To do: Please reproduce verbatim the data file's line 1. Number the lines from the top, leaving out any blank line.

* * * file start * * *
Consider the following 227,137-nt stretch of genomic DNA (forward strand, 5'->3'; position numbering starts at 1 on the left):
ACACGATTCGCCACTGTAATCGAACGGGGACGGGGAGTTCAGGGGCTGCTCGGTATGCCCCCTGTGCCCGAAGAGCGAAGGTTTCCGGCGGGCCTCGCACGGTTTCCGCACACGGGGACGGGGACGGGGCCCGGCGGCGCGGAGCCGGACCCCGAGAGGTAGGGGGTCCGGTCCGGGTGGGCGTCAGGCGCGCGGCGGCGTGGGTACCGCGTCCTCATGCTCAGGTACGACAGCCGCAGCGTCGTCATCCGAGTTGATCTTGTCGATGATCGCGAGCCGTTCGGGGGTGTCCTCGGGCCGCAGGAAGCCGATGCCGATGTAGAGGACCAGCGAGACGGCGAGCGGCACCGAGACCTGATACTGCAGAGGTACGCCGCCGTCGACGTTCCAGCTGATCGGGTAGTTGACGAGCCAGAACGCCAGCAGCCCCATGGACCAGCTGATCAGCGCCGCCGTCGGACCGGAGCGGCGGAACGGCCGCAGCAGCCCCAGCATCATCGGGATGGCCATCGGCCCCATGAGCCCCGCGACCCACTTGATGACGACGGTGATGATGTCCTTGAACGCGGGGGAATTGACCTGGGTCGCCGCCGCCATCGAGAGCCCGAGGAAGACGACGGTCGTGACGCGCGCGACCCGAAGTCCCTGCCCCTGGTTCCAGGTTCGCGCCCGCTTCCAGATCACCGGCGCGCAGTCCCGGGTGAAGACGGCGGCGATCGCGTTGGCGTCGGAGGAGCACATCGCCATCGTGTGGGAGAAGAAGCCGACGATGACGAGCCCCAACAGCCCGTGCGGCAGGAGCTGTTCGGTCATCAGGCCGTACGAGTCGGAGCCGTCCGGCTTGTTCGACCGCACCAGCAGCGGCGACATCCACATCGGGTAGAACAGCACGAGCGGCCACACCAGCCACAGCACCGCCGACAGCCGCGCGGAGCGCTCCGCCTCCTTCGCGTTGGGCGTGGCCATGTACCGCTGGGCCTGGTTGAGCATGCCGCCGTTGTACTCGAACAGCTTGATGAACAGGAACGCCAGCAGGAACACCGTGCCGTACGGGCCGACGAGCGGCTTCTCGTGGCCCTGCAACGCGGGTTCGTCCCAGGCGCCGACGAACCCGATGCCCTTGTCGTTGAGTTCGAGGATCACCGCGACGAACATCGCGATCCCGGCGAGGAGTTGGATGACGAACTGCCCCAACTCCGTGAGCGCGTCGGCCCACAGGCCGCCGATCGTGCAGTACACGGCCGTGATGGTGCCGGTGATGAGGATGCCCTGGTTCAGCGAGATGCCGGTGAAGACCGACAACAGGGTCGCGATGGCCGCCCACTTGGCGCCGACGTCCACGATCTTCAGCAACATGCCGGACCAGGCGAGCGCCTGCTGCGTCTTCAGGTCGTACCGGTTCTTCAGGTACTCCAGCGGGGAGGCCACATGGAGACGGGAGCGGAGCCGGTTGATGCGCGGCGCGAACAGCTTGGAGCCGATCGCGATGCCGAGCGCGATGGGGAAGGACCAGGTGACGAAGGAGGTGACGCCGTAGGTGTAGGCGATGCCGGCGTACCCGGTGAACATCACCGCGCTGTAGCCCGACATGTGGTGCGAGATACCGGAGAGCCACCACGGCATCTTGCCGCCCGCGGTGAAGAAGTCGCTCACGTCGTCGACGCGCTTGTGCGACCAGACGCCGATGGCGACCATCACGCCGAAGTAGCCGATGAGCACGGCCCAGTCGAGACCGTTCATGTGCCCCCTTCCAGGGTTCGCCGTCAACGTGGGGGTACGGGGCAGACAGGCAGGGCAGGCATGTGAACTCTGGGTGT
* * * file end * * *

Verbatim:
Consider the following 227,137-nt stretch of genomic DNA (forward strand, 5'->3'; position numbering starts at 1 on the left):